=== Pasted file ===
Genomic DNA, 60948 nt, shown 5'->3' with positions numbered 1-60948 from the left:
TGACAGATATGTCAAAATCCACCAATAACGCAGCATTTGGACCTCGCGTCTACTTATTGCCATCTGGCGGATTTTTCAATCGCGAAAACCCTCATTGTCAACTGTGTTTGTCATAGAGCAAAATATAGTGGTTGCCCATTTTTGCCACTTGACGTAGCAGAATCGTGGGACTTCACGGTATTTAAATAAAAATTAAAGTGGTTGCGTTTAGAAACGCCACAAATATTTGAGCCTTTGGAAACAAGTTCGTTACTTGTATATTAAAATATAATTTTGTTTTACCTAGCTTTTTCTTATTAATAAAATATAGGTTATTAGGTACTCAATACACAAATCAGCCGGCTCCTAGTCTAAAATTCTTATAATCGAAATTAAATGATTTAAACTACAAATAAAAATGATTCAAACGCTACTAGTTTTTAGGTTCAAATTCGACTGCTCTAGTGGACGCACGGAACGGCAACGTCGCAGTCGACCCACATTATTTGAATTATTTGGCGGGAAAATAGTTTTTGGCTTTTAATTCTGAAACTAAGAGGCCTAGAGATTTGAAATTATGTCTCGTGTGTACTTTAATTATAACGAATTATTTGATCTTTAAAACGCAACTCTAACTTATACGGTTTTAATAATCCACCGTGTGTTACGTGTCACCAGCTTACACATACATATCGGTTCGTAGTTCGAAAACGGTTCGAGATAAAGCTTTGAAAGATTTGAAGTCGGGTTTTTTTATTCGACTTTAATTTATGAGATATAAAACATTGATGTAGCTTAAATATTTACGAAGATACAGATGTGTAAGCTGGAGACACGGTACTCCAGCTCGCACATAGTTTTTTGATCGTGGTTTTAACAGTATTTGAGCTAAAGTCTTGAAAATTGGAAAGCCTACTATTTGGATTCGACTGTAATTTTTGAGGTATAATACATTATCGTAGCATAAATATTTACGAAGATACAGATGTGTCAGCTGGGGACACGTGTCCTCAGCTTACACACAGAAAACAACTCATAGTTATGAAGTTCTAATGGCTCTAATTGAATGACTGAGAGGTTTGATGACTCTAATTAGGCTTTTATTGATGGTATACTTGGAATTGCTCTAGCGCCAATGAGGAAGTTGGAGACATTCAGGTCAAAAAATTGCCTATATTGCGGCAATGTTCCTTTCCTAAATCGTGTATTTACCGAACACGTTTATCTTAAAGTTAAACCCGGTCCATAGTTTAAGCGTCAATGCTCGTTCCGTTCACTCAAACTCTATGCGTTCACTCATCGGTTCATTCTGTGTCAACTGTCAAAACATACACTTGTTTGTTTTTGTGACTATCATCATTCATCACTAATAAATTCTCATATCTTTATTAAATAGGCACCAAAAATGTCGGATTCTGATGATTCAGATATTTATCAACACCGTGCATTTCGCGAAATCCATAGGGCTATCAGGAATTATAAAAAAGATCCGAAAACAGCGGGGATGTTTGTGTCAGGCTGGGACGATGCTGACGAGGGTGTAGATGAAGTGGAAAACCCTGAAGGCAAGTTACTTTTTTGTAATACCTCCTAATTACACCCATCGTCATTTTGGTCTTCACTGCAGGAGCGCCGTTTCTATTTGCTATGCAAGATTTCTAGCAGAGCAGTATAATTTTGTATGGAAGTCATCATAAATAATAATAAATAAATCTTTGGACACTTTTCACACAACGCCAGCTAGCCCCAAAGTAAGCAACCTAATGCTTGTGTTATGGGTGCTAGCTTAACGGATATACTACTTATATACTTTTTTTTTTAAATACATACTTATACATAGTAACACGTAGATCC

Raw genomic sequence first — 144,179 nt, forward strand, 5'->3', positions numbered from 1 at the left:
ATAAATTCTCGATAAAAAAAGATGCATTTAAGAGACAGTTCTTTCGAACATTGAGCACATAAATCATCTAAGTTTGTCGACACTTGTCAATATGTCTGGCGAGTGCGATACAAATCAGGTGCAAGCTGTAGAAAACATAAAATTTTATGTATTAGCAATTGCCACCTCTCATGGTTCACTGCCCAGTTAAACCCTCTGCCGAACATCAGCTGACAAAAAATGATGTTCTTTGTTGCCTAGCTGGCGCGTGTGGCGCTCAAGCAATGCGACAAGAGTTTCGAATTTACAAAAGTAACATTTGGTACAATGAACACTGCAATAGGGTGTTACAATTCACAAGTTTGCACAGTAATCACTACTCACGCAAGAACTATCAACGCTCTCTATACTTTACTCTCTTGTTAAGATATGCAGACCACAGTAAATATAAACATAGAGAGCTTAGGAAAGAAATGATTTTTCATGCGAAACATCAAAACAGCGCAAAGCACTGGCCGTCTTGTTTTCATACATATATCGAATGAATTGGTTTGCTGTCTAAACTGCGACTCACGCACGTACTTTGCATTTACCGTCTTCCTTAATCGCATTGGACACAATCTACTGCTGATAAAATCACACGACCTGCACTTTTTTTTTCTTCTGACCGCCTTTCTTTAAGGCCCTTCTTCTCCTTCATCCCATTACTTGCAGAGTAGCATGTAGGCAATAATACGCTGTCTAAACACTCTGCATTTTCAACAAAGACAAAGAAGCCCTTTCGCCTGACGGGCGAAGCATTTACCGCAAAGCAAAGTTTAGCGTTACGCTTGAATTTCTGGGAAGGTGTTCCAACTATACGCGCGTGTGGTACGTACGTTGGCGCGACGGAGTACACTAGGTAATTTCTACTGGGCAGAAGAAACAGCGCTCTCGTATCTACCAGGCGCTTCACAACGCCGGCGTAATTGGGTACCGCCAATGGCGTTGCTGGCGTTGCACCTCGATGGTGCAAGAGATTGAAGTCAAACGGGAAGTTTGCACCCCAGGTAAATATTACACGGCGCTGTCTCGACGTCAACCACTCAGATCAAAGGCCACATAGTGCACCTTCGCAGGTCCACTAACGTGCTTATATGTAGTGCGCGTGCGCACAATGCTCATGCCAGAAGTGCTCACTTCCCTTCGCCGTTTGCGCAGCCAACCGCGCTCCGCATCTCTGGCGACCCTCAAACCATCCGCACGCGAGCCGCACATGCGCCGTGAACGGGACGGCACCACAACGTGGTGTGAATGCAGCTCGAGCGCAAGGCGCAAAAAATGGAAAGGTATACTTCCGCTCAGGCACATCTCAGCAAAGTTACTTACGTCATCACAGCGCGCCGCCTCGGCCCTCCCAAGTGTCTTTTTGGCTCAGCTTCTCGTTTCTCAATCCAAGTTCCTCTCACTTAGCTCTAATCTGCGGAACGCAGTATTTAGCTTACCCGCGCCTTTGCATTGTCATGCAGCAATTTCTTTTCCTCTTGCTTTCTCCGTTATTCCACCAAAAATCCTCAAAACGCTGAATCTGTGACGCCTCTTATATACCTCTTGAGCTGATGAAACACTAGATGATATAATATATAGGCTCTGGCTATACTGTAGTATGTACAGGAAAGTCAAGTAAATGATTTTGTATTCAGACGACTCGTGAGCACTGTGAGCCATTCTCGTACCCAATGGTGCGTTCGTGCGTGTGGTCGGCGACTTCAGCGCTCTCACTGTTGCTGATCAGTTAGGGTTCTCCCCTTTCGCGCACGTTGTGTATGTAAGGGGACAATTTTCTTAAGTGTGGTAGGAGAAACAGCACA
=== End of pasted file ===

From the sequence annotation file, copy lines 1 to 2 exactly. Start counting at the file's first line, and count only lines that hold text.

Genomic DNA, 60948 nt, shown 5'->3' with positions numbered 1-60948 from the left:
TGACAGATATGTCAAAATCCACCAATAACGCAGCATTTGGACCTCGCGTCTACTTATTGCCATCTGGCGGATTTTTCAATCGCGAAAACCCTCATTGTCAACTGTGTTTGTCATAGAGCAAAATATAGTGGTTGCCCATTTTTGCCACTTGACGTAGCAGAATCGTGGGACTTCACGGTATTTAAATAAAAATTAAAGTGGTTGCGTTTAGAAACGCCACAAATATTTGAGCCTTTGGAAACAAGTTCGTTACTTGTATATTAAAATATAATTTTGTTTTACCTAGCTTTTTCTTATTAATAAAATATAGGTTATTAGGTACTCAATACACAAATCAGCCGGCTCCTAGTCTAAAATTCTTATAATCGAAATTAAATGATTTAAACTACAAATAAAAATGATTCAAACGCTACTAGTTTTTAGGTTCAAATTCGACTGCTCTAGTGGACGCACGGAACGGCAACGTCGCAGTCGACCCACATTATTTGAATTATTTGGCGGGAAAATAGTTTTTGGCTTTTAATTCTGAAACTAAGAGGCCTAGAGATTTGAAATTATGTCTCGTGTGTACTTTAATTATAACGAATTATTTGATCTTTAAAACGCAACTCTAACTTATACGGTTTTAATAATCCACCGTGTGTTACGTGTCACCAGCTTACACATACATATCGGTTCGTAGTTCGAAAACGGTTCGAGATAAAGCTTTGAAAGATTTGAAGTCGGGTTTTTTTATTCGACTTTAATTTATGAGATATAAAACATTGATGTAGCTTAAATATTTACGAAGATACAGATGTGTAAGCTGGAGACACGGTACTCCAGCTCGCACATAGTTTTTTGATCGTGGTTTTAACAGTATTTGAGCTAAAGTCTTGAAAATTGGAAAGCCTACTATTTGGATTCGACTGTAATTTTTGAGGTATAATACATTATCGTAGCATAAATATTTACGAAGATACAGATGTGTCAGCTGGGGACACGTGTCCTCAGCTTACACACAGAAAACAACTCATAGTTATGAAGTTCTAATGGCTCTAATTGAATGACTGAGAGGTTTGATGACTCTAATTAGGCTTTTATTGATGGTATACTTGGAATTGCTCTAGCGCCAATGAGGAAGTTGGAGACATTCAGGTCAAAAAATTGCCTATATTGCGGCAATGTTCCTTTCCTAAATCGTGTATTTACCGAACACGTTTATCTTAAAGTTAAACCCGGTCCATAGTTTAAGCGTCAATGCTCGTTCCGTTCACTCAAACTCTATGCGTTCACTCATCGGTTCATTCTGTGTCAACTGTCAAAACATACACTTGTTTGTTTTTGTGACTATCATCATTCATCACTAATAAATTCTCATATCTTTATTAAATAGGCACCAAAAATGTCGGATTCTGATGATTCAGATATTTATCAACACCGTGCATTTCGCGAAATCCATAGGGCTATCAGGAATTATAAAAAAGATCCGAAAACAGCGGGGATGTTTGTGTCAGGCTGGGACGATGCTGACGAGGGTGTAGATGAAGTGGAAAACCCTGAAGGCAAGTTACTTTTTTGTAATACCTCCTAATTACACCCATCGTCATTTTGGTCTTCACTGCAGGAGCGCCGTTTCTATTTGCTATGCAAGATTTCTAGCAGAGCAGTATAATTTTGTATGGAAGTCATCATAAATAATAATAAATAAATCTTTGGACACTTTTCACACAACGCCAGCTAGCCCCAAAGTAAGCAACCTAATGCTTGTGTTATGGGTGCTAGCTTAACGGATATACTACTTATATACTTTTTTTTTTAAATACATACTTATACATAGTAACACGTAGATCC